The recent probe order by the Competition Commission of India against Prasar Bharati for alleged abuse of dominance with respect to the draft of the FM radio licensing agreement has once again drawn attention to the public broadcaster. It had finally begun to recover from BS Lalli’s tenure as CEO. He had been suspended by President Pratibha Patil in December 2010, over allegations of breaching parliamentary privilege and financial mismanagement in the public broadcasting body, which included the controversial decision to give the contract for broadcast of Commonwealth Games to a UK-based firm, SIS Live.
The constant shuffle at the helm is not helping the cause. Smriti Irani has been appointed as the new Minister for Information & Broadcasting in July 2017. Irani is the fourth I&B minister appointed in the three years of the Narendra Modi-led National Democratic Alliance (NDA) government. Between 2014 and 2016, Prakash Javadekar held the portfolio, followed by finance minister Arun Jaitley. In a cabinet reshuffle in 2016, Venkaiah Naidu had assumed the charge of I&B ministry, and has now moved on after being nominated as the NDA pick for the vice presidential election.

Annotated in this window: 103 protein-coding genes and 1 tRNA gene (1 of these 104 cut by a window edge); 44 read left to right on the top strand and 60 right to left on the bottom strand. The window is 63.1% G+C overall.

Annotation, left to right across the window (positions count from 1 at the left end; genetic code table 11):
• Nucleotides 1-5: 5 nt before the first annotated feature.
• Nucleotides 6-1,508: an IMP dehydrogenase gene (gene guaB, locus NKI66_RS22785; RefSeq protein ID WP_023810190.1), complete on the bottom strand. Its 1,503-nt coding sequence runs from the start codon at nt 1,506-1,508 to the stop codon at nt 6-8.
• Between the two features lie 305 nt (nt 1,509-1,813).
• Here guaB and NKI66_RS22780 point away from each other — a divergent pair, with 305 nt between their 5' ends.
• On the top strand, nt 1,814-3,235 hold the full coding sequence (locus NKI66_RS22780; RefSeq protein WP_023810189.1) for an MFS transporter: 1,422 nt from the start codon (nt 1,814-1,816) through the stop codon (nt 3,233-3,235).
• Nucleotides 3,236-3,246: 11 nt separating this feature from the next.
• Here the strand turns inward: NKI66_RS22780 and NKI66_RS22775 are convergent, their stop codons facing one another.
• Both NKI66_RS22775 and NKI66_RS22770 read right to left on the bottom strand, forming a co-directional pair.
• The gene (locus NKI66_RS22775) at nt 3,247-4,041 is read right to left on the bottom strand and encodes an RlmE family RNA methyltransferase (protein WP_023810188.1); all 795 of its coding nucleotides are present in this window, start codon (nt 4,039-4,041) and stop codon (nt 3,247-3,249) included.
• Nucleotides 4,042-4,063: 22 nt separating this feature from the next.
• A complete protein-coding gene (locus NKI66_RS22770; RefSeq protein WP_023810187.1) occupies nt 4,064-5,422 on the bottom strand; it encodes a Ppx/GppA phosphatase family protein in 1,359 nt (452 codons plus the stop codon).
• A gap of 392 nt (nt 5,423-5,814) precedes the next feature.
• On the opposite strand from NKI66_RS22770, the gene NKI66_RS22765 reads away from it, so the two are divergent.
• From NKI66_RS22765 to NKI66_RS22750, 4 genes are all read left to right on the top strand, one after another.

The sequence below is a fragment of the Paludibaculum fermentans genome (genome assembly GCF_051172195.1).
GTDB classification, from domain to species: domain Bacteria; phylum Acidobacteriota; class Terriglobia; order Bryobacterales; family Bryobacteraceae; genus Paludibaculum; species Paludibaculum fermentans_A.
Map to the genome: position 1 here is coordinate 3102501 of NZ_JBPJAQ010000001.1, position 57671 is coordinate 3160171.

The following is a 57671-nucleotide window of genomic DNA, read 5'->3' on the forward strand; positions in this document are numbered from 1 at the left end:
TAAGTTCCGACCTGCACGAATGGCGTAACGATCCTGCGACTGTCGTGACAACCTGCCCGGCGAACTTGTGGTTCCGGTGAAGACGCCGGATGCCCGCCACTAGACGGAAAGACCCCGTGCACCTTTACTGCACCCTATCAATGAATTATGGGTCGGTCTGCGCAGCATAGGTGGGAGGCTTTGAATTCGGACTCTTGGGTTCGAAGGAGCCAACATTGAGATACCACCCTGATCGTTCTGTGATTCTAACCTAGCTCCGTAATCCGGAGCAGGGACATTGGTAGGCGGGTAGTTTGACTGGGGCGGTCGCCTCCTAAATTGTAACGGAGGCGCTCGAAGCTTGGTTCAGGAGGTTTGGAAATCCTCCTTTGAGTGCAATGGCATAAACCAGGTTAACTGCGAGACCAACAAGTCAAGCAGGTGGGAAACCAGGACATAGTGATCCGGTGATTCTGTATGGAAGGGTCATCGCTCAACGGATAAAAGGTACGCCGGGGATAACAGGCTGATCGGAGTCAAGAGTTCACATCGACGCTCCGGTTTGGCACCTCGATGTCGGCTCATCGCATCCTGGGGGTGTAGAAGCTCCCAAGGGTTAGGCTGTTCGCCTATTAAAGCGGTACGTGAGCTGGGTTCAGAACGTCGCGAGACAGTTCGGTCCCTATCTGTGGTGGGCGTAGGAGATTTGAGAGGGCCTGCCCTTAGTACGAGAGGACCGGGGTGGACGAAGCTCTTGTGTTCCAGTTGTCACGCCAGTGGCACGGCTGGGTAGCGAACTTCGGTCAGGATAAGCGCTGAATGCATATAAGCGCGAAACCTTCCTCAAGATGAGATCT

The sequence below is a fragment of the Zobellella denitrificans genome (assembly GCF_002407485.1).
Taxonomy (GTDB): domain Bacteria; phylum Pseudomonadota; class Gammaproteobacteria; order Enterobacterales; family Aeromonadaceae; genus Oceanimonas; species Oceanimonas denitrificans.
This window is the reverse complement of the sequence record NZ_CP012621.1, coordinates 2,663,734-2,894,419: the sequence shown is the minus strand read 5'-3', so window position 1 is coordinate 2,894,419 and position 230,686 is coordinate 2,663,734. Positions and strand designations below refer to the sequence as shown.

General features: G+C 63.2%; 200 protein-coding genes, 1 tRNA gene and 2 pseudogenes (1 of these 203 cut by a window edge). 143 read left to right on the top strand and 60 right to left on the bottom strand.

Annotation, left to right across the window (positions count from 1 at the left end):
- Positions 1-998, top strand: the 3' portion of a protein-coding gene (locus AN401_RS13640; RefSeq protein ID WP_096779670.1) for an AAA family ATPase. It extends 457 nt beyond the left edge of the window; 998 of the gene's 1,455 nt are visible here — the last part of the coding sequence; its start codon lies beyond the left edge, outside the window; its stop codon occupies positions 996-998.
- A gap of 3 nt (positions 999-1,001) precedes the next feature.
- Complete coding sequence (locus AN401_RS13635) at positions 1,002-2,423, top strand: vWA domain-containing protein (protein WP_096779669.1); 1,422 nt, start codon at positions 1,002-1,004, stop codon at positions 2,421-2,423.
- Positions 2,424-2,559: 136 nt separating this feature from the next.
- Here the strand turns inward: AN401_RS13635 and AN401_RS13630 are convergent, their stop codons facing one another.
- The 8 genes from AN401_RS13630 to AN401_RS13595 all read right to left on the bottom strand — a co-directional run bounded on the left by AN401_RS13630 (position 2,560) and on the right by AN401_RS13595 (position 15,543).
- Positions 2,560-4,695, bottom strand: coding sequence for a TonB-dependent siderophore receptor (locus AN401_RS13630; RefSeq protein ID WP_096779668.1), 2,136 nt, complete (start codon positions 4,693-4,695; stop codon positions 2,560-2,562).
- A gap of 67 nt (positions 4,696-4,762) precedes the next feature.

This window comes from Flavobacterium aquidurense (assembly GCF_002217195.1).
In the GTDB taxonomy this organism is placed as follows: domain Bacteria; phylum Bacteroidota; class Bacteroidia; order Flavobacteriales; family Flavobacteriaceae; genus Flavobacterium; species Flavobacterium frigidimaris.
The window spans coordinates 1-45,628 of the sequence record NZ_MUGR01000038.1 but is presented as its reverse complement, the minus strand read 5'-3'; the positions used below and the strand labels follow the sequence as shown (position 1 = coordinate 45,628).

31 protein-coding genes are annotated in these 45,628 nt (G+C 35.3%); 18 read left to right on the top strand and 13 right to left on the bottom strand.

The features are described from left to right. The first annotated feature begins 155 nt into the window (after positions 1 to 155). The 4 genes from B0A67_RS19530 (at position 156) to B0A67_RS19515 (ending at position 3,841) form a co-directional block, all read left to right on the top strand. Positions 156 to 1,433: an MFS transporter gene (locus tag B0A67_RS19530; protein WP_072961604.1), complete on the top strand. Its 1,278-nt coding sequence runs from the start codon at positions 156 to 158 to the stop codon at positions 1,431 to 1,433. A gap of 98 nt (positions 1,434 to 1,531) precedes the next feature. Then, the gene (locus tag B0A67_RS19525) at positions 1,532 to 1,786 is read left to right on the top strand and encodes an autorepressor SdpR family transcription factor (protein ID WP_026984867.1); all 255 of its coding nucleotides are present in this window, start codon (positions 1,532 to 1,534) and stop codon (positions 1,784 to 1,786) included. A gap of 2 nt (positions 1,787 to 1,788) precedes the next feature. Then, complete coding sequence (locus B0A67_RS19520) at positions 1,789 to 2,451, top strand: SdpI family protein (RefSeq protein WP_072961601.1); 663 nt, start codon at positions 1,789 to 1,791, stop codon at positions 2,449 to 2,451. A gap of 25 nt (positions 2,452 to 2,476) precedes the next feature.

The recent appointment of Shashi Shekhar Vempati, who is looking to turn the public broadcaster around and has plans to put it on a global stage and revive viewership and finances of the network as CEO, Prasar Bharti is promising. Jawhar Sircar, the earlier CEO had submitted his resignation four months ahead of the end of his tenure, which was to draw to a close in February 2017. Rajeev Singh was serving as interim CEO since then.
In the meantime, Prasar Bharati, which came into force in September 1997 as the Broadcasting Corporation of India, is poised to be corporatized. Earlier this year, a panel of secretaries had laid the proposal to turn Prasar Bharati’s two entities, Doordarshan and All India Radio into corporations and then terminate Prasar Bharati’s operation as a state property altogether.
As a parting shot, the I&B ministry is perceived to have not played it right on its recent grant of DAS license to ARASU, a state-government-run cable TV operator in Tamil Nadu, much against TRAI’s recommendations.